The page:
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Sales Taxes Could Be Going on Holiday in Massachusetts

1 min readBy: Richard Morrison

According to this morning’s state tax headlines (subscription req’d.), Massachusetts Senate Majority Whip John Hart (D) has proposed a sales tax holidayA sales tax holiday is a period of time when selected goods are exempted from state (and sometimes local) sales taxes. Such holidays have become an annual event in many states, with exemptions for such targeted products as back-to-school supplies, clothing, computers, hurricane preparedness supplies, and more. for the fast approaching weekend of August 13th and 14th. It seems that state budget projections are looking rosier than expected, and Sen. Hart is looking to lighten the taxA tax is a mandatory payment or charge collected by local, state, and national governments from individuals or businesses to cover the costs of general government services, goods, and activities. burden of his fellow Bay State residents for two days.

While I’m sure his heart is in the right place, the Senator seems to have somehow missed the message of our most recent Tax Foundation Special Report, “Sales Tax Holidays: Politically Expedient but Poor Tax Policy.” The authors explain that short-term tax holidays create compliance burdens for businesses and administrative costs for revenue officials without actually stimulating new economic activity. Additional purchases made during holiday periods tend to be ones that consumers would have made in any case, just time-shifted to the tax-free dates.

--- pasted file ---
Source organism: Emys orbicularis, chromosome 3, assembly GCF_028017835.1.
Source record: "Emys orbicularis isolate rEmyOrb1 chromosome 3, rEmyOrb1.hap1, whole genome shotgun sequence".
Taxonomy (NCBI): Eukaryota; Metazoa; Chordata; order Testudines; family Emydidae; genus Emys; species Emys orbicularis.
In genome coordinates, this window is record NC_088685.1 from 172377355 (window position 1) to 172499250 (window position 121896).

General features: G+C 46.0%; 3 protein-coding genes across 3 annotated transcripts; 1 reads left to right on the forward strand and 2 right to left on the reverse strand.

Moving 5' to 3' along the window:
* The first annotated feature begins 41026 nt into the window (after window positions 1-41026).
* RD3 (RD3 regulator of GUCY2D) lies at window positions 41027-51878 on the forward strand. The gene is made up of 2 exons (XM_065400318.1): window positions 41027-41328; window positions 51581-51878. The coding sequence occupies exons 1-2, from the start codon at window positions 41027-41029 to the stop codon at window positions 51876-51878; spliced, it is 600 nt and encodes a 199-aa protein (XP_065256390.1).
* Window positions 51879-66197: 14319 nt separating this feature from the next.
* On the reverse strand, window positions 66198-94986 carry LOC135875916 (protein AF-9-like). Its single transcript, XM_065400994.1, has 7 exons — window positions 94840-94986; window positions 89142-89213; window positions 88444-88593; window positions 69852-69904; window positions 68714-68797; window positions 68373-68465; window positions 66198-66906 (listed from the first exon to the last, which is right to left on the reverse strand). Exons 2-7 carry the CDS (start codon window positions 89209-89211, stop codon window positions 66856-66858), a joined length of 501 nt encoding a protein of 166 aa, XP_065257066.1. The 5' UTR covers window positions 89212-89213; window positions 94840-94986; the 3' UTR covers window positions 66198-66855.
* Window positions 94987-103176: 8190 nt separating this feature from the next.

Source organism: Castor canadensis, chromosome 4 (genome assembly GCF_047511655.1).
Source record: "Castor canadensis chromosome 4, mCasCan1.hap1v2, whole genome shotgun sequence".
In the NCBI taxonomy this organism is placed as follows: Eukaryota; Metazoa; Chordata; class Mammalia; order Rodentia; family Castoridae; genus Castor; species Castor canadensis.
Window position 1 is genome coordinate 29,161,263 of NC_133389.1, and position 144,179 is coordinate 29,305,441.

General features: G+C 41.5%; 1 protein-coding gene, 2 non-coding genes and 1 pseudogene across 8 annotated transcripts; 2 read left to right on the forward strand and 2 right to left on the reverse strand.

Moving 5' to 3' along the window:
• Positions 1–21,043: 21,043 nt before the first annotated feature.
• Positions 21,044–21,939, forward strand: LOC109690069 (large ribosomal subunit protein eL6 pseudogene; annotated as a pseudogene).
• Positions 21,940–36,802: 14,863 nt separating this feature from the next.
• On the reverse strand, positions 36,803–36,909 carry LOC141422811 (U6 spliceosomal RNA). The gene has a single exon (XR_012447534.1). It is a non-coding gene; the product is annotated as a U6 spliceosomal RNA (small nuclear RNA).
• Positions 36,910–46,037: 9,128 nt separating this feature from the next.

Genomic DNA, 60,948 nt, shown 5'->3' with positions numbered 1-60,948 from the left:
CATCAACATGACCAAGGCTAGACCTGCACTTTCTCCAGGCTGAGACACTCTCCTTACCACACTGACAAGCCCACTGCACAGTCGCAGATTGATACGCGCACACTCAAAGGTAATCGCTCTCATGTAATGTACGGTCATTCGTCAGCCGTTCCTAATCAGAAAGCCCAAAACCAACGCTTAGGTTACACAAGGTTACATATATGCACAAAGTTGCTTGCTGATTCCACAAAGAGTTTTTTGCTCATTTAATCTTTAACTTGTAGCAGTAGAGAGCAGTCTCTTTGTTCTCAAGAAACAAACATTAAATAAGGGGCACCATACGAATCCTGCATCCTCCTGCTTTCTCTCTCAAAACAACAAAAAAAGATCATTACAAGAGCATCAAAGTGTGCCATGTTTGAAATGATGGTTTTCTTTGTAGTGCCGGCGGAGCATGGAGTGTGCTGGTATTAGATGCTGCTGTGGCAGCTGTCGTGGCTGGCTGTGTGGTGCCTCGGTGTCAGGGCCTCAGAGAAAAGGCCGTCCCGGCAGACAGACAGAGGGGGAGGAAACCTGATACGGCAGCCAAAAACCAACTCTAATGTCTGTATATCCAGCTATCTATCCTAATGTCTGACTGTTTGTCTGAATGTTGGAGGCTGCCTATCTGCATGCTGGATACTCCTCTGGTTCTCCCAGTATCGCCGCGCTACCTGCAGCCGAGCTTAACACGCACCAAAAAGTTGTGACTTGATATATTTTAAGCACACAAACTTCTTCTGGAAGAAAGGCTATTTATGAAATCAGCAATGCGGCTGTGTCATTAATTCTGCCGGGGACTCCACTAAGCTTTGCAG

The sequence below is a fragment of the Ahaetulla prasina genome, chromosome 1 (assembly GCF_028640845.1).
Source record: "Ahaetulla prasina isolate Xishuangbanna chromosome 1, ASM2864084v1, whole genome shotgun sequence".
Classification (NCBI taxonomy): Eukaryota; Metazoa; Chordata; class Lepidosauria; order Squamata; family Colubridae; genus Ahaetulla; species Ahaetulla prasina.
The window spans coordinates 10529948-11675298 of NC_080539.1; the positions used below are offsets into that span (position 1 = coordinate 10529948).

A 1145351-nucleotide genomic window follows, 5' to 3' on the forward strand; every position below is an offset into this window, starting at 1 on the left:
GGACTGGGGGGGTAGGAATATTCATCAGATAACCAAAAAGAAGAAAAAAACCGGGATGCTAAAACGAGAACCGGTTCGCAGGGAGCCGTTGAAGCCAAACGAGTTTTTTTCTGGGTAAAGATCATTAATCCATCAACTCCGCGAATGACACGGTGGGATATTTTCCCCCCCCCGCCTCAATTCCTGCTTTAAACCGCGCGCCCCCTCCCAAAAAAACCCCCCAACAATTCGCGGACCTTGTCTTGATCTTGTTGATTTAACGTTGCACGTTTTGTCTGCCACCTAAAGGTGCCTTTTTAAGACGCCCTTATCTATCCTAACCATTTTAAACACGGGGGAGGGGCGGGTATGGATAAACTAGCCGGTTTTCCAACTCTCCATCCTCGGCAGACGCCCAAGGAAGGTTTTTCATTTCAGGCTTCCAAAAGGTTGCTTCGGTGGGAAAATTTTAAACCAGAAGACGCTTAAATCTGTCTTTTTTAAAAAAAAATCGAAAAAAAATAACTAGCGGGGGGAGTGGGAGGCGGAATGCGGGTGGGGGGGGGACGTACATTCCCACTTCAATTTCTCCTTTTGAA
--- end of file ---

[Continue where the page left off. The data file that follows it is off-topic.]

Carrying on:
Mark Robyn, Joseph Henchman and Micah Cohen sum up the trouble with the tax holiday model:

Despite their political popularity, sales taxA sales tax is levied on retail sales of goods and services and, ideally, should apply to all final consumption with few exemptions. Many governments exempt goods like groceries; base broadening, such as including groceries, could keep rates lower. A sales tax should exempt business-to-business transactions which, when taxed, cause tax pyramiding. holidays are based on poor tax policy and distract policymakers and taxpayers from real, permanent, and economically beneficial tax reform. Sales tax holidays introduce unjustifi­able government distortions into the economy without providing any significant boost to the economy. They represent a real cost for busi­nesses without providing substantial benefits. They are also an inefficient means of helping low-income consumers and an ineffective means of providing savings to consumers.

More information on sales and use taxes available here.